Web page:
That no man knowi ! Indeed 1 love thee.
Come!"
Relieved in Villnrd.
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[N. Y. Herald. 1
"Those who think Mr. Villard is dishon
est make a great mistake," was the remark
of the senior member of a Broad street
banking house. "His action in transfer
ring his house shows that he is determined
that no man shall have an opportunity to
.even hint that he is other than the honor
able man I know him to be. The trouble
with Henry Villard was that he did not
know the shoals ànd quicksands of Wall
street thoroughly. He devoted all his
great abilities to finishing the great trans
continental line with which his name will
ever be linked though he should be left
without a dollar in the world to-morrow,
and he neglected to keep himself informed
of what was being done among the bear
cliques of speculators, who stand ready to
destroy any property if they can only pick
up something from the wreck. While he
was providing a magnificent road, opening
up the country along its line and directly
adding to the comfort and happiness of
tens of thousands of people, these fellows
were larking in their dens about Exchange
place and watching for an unguarded mc
ment to pounce upon their prey. They
had not Mr. Villard's ability to organize
and develop, to create, bat they had power
to pillage and they did it."
Mother (to governess)—"Come, work the
children ont of the 100 m ; my doctor is
coming." Little daughter—"Oh, mamma,
let us stay here. We want to—" Mother
—"Well, what do yon want?" little
daughter—"Why, you know, papa always
says the doctor leads yon about by the
nose, and we want to see him do it.— For
eign Fun.
SOMETHING TO LAUGH AT.
Provided for Those Who Delight in
Funny Paragraphs.
A Difficult Question Answered.
[Chicago Tribune. 1
"Is this an editor?"
The horse reporter looked up from a
little idyl on the life and career of Kysdyck's
Hamhletonian, into which he had heen
pqttiug the best efforts of his surging brain,
and beheld a rather short young man who
was peering in an alfable but somewhat
irresolute mauuer over a very high collar,
and on whose upper lip was a delicate
tracery which looked as if it might have
been effected with some No. 2 molasses,
and at which the young man was making
furtive grasps with the thumb and fore
finger of his right hand, evidently under
the impression that he had a mustache and
desired to pull it.
"I want to see au éditer," said the young
man in a voice that sounded like the best
efforts of a cricket, "about a social topic—I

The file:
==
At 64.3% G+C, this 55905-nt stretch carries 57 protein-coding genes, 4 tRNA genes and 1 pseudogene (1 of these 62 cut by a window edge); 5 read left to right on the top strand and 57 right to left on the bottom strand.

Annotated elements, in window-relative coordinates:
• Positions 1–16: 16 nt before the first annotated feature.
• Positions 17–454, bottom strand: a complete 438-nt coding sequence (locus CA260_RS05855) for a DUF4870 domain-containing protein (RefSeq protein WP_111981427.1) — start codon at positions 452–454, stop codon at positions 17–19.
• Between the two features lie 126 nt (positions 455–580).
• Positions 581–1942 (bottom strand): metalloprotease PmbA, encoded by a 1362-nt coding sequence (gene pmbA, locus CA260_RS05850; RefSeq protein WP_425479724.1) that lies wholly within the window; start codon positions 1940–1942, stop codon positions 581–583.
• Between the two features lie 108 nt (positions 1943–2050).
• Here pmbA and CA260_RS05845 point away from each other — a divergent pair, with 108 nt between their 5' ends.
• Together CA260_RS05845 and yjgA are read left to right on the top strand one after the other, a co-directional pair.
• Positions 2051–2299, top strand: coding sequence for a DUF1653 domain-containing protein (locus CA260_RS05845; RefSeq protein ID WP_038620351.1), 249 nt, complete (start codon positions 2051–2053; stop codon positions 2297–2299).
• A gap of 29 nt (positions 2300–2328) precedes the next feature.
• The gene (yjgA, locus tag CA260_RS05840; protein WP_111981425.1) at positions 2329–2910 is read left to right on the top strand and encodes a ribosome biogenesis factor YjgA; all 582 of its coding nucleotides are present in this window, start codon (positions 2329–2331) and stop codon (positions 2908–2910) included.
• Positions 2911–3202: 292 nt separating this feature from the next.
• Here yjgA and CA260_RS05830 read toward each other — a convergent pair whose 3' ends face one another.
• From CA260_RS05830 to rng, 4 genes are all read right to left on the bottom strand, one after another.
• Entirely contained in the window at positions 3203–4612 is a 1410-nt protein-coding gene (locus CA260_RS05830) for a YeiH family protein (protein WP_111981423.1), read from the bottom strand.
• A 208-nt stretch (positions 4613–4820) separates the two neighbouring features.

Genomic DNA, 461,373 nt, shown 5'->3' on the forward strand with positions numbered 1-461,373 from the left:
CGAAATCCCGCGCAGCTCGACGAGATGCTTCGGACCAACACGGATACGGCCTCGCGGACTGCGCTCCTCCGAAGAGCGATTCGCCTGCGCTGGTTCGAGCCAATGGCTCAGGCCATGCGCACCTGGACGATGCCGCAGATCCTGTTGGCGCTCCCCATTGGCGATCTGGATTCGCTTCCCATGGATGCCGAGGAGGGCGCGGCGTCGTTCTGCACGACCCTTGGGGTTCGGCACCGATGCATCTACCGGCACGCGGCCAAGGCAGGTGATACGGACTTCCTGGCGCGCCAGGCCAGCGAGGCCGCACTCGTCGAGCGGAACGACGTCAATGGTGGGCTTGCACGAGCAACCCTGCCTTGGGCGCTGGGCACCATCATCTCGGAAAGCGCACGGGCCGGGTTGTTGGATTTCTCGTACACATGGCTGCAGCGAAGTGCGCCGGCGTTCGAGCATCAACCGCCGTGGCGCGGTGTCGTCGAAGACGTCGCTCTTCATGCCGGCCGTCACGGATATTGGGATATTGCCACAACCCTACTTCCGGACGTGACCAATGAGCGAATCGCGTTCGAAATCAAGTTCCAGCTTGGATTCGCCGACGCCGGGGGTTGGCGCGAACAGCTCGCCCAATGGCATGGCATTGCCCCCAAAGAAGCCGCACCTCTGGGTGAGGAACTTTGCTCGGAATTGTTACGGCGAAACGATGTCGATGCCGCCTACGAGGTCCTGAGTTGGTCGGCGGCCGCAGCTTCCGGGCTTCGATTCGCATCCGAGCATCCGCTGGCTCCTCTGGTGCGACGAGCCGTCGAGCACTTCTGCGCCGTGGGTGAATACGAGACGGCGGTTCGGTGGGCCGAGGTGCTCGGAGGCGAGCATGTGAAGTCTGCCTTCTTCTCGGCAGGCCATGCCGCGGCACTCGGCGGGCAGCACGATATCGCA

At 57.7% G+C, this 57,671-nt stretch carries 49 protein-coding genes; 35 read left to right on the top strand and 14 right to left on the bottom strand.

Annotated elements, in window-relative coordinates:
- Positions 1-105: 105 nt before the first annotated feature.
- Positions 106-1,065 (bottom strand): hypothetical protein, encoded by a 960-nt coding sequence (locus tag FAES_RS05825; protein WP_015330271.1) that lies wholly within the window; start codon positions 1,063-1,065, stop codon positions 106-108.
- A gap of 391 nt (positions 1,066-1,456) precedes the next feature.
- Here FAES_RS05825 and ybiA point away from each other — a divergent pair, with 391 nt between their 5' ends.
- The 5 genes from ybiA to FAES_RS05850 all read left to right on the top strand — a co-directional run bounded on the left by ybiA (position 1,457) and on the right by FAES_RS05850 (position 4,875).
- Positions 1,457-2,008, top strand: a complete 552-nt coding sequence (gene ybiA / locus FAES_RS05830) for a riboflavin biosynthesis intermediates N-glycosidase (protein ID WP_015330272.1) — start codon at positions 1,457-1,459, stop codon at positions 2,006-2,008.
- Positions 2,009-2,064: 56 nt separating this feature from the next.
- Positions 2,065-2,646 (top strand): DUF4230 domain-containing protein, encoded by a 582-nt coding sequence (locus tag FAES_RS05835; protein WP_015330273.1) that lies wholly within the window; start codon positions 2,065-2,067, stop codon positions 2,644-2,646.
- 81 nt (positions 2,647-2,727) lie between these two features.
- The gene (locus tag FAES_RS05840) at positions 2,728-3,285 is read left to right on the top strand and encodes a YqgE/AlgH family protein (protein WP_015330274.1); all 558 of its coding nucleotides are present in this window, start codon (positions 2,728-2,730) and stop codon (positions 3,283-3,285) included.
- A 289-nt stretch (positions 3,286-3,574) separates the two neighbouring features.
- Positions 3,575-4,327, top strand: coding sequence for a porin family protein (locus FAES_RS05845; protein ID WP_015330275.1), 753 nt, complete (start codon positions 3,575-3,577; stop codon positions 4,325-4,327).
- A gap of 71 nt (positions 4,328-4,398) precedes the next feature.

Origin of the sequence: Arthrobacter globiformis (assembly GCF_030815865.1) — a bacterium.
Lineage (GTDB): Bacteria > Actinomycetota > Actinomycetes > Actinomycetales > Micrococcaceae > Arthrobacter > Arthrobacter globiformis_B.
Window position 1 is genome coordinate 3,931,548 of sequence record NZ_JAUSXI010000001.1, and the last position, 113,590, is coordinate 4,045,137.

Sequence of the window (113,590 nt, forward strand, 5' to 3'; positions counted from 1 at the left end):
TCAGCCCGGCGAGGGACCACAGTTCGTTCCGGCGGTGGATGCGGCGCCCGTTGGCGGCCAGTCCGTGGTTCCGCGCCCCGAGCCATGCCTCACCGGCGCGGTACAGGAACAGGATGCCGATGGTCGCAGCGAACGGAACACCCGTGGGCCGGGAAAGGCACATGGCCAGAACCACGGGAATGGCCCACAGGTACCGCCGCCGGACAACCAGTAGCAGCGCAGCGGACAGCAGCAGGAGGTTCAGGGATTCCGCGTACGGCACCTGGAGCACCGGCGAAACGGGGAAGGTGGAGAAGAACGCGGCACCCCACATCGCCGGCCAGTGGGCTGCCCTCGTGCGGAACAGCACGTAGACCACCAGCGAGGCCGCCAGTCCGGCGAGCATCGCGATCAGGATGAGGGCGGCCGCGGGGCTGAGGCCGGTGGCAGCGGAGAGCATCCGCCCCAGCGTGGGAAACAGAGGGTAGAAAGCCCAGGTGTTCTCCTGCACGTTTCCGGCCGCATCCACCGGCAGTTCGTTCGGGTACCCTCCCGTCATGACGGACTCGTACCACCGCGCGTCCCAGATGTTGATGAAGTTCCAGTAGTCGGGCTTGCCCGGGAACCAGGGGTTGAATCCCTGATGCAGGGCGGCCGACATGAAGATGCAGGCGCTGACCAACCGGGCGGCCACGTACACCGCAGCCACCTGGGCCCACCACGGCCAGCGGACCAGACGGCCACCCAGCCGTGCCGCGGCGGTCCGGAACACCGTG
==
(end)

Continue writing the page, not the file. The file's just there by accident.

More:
want to see the social-topics editor."
"What sort of a social topic is it that's
worrying you?" inquired the biographer of
St. Julien. "There are a good many social
topics. Has somebody in your social circle
been holding three aces with criminal fre
quency, or has the green-eyed monster
invaded your once happy fiat because your
wife goes to that matinee?"
"Oh, it's nothing like that," said the
young man. "I promised papa that 1
would never play poker and I'm not mar
ried—that is, not yet."
"Well, the gentle sex is having one
lucky, anyhow," said the horse reporter,
surveying the visitor carefully. "If you'll
quit grabbing for that supposititious mus
tache and tell me what ails you, perhaps I
can settle the point. What's the social
topic you are distressed about?"
"Well, you see," said the young man,
"when I got into the laces"
"Into the what?"
"Into the laces—the lace department in
our store, you know—all the other fellows
there were real jealous of me because I
bad been out more in society than they
had. 1 belong to three clubs on the West j
side, and we have hops, and assemblies,
and things every week ; so I am really |
quite in the swim you know. Well, they j
were awfully jealous, you know—just as |
I said—and they talked real mean. I told j
Cholly about it—Cholly's my chum, you !
know—and he said to nevei mind them, j
but keep going right into society ; and he
lent me his mauve pauts for an awfully 1
swell reception one night last week. Choi- |
j ly ar.d I are awful chums, aud I'm going
to give him a book mark on his birthday,
j That will be nice, won't it?"
"Yes," said the horse reporter, "a book- :
! mark is a valuable aid to a young man j
, who is hustling uround to get a living. !
JVilh a strong arm, pure heart and a nice
book mu.k, fortune is within the reach of j
all. But what's the question that's worry- j
iag you ?"
"Oh, yes, the social topic. Well, the ;
! other day a lot of us were talking about ;
young ladies, and I said that very few j
j young men knew what real etiquette was, !
j and I gave an awfully severe look at one !
! fellow who has been terribly jealous of j
! me ever since a yougig lady who came into
the store the other day smiled right over |
! in the direction where I was standing, aud
i never even looked at him. And then some
I one said it was proper to call on a young
! lady and ask her to accompany you to the
i theatre that evening. I said that would
! be wrong—that the correct way was to
; write the young lady a note asking the
I pleasure of her company. We had a terri
I ble discassion about it, and finally agreed
to leave it to the social topics editor of the
Tribune. Now, suppose you were a young
lady, and ^ were to call at your papa's
house and ask you to go to the theatre
with me that evening, what would you